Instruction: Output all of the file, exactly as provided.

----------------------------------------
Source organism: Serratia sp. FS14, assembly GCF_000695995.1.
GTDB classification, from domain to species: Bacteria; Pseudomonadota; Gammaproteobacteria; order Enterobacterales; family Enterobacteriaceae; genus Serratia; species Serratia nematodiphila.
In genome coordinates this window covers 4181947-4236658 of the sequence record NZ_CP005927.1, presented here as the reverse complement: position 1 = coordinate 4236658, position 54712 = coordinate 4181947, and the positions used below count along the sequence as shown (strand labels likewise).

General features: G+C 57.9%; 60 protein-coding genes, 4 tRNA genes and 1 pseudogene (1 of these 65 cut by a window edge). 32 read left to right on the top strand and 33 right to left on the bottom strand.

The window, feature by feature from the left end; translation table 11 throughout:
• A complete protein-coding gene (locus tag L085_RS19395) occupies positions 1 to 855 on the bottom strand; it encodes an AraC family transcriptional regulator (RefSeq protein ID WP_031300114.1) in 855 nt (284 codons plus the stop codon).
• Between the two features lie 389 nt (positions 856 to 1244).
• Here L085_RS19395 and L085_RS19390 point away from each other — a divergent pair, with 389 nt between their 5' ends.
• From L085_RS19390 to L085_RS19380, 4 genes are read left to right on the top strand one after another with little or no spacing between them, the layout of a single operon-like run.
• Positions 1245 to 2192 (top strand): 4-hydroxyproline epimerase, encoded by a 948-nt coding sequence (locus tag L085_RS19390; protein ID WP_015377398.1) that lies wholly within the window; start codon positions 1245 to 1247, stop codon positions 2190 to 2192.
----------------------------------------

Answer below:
Source organism: Serratia sp. FS14, assembly GCF_000695995.1.
GTDB classification, from domain to species: Bacteria; Pseudomonadota; Gammaproteobacteria; order Enterobacterales; family Enterobacteriaceae; genus Serratia; species Serratia nematodiphila.
In genome coordinates this window covers 4181947-4236658 of the sequence record NZ_CP005927.1, presented here as the reverse complement: position 1 = coordinate 4236658, position 54712 = coordinate 4181947, and the positions used below count along the sequence as shown (strand labels likewise).

General features: G+C 57.9%; 60 protein-coding genes, 4 tRNA genes and 1 pseudogene (1 of these 65 cut by a window edge). 32 read left to right on the top strand and 33 right to left on the bottom strand.

The window, feature by feature from the left end; translation table 11 throughout:
• A complete protein-coding gene (locus tag L085_RS19395) occupies positions 1 to 855 on the bottom strand; it encodes an AraC family transcriptional regulator (RefSeq protein ID WP_031300114.1) in 855 nt (284 codons plus the stop codon).
• Between the two features lie 389 nt (positions 856 to 1244).
• Here L085_RS19395 and L085_RS19390 point away from each other — a divergent pair, with 389 nt between their 5' ends.
• From L085_RS19390 to L085_RS19380, 4 genes are read left to right on the top strand one after another with little or no spacing between them, the layout of a single operon-like run.
• Positions 1245 to 2192 (top strand): 4-hydroxyproline epimerase, encoded by a 948-nt coding sequence (locus tag L085_RS19390; protein ID WP_015377398.1) that lies wholly within the window; start codon positions 1245 to 1247, stop codon positions 2190 to 2192.